Missed Out On Festivus? Feel Free To Celebrate Anyway

Ah, Festivus. The holiday “for the rest of us” is traditionally celebrated on December 23, but don’t feel bad if you missed it. The original had no set date, but as Festivusweb puts it, it had “all the makings of a crazy fun holiday.”

Festivus got its start when Dan O’Keefe, Sr., father of Seinfeld writer Dan O’Keefe, Jr., used a tape recorder to record the very first Airing of Grievances. The O’Keefe family still has some of the original tapes.

In a New York Times article based on an interview with the two Dans O’Keefe, Dan Junior said that the original was “entirely more peculiar than on the show.” There was no Festivus pole, but there were wrestling matches, a clock in a bag, and other rites that are now enthusiastically embraced by those who enjoy the modern holiday.

Each year, public Festivus displays go up. A notable one reported by the Inquisitr involved the raising of a Festivus Pole made entirely of Pabst Blue Ribbon beer cans. Situated alongside a Menorah and a Nativity scene at the courthouse in Deefield Beach, Florida, it was erected by atheist blogger Chaz Stevens, who had tried for five years to get religious holiday scenes taken down. Other public displays are numerous.

Everyone — atheist, agnostic, or religious practitioner — is welcome to make Festivus their own. Many simply air grievances on public platforms such as Twitter, while others go all the way with full-blown festivities.

Tips For Celebrating Festivus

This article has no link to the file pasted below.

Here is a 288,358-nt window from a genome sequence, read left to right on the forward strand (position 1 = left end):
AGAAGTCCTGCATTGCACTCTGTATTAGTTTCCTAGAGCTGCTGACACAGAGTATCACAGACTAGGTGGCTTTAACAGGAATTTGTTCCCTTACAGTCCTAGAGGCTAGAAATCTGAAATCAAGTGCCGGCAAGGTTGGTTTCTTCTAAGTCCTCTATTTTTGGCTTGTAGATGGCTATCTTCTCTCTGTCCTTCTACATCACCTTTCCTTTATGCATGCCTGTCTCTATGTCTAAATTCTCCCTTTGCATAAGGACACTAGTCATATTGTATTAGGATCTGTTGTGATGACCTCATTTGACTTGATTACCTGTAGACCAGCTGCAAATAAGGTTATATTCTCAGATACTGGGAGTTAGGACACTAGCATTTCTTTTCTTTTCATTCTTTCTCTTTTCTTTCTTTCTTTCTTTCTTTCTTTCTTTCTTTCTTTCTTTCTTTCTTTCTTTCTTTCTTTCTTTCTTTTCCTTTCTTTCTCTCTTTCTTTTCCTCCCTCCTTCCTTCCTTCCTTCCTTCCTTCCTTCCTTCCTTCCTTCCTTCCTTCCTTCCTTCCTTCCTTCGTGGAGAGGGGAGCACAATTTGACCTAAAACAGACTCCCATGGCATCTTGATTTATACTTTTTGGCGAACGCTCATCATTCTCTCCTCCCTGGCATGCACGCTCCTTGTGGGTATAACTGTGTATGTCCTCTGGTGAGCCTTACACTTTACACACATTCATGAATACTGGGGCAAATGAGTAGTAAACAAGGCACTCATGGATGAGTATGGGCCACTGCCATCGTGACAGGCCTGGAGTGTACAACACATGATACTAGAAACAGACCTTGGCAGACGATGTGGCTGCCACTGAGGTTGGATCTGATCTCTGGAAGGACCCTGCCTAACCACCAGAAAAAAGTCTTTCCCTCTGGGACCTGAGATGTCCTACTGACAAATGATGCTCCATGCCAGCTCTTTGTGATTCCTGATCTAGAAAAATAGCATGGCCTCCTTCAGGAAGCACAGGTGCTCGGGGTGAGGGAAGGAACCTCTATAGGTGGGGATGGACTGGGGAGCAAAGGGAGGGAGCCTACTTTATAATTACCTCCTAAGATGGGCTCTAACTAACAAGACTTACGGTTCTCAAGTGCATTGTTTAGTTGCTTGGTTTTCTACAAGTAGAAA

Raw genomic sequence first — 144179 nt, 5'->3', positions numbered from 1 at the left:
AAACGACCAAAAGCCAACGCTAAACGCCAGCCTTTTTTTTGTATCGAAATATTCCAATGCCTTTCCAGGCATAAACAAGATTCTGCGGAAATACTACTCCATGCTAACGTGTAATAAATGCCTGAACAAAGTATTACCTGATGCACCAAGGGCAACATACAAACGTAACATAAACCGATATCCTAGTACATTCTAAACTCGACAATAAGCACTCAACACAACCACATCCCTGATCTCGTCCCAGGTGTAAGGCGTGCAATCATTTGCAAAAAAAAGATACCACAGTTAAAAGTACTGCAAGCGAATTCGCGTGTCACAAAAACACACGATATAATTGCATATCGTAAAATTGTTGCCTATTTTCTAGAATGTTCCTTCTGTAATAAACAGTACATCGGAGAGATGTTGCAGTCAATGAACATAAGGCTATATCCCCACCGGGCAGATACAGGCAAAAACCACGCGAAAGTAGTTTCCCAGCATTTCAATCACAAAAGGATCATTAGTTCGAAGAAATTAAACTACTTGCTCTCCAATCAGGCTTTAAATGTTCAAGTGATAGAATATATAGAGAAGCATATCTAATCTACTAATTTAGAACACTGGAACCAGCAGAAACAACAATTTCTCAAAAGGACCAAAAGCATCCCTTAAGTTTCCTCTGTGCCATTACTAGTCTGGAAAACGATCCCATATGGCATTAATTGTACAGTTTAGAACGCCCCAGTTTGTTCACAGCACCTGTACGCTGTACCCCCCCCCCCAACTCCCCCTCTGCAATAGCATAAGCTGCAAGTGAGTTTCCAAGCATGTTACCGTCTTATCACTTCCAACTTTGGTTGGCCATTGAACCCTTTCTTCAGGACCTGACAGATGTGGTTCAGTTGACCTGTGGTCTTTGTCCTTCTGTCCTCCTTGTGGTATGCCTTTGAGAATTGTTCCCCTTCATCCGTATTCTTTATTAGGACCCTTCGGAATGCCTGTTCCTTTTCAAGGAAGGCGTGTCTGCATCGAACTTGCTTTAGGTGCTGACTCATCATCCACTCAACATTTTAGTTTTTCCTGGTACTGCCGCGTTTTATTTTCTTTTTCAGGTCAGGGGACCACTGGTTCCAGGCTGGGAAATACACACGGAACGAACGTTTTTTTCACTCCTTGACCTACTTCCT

Start by choosing a date that works well for you, keeping in mind that this zany holiday is traditionally celebrated during the month of December but can be enjoyed at any time during the year.

Erect an aluminum pole if you like. The original intent of a Festivus pole was to provide a stark, minimalistic contrast to materialistic displays. However, a variety of models are now available online and in select stores.

With everyone gathered ’round, enjoy the traditional Airing of Grievances. This is an opportunity to tell other Festivus participants how they’ve managed to disappoint you over the past year. Once grievances have been shared, it’s time for a traditional Festivus dinner. Make it as plain or elaborate as you want, remembering that participants are expected to take part in the Feats of Strength afterward, attempting to pin the head of household while wrestling or demonstrate physical prowess in some other way.

Love it? Hate it? Share your thoughts. With Festivus gaining popularity each year and limited edition beers, chai tea, Ben & Jerry’s ice cream, and other treats being named in its honor, it seems the holiday is here to stay.

[Image courtesy of rt19beer.com]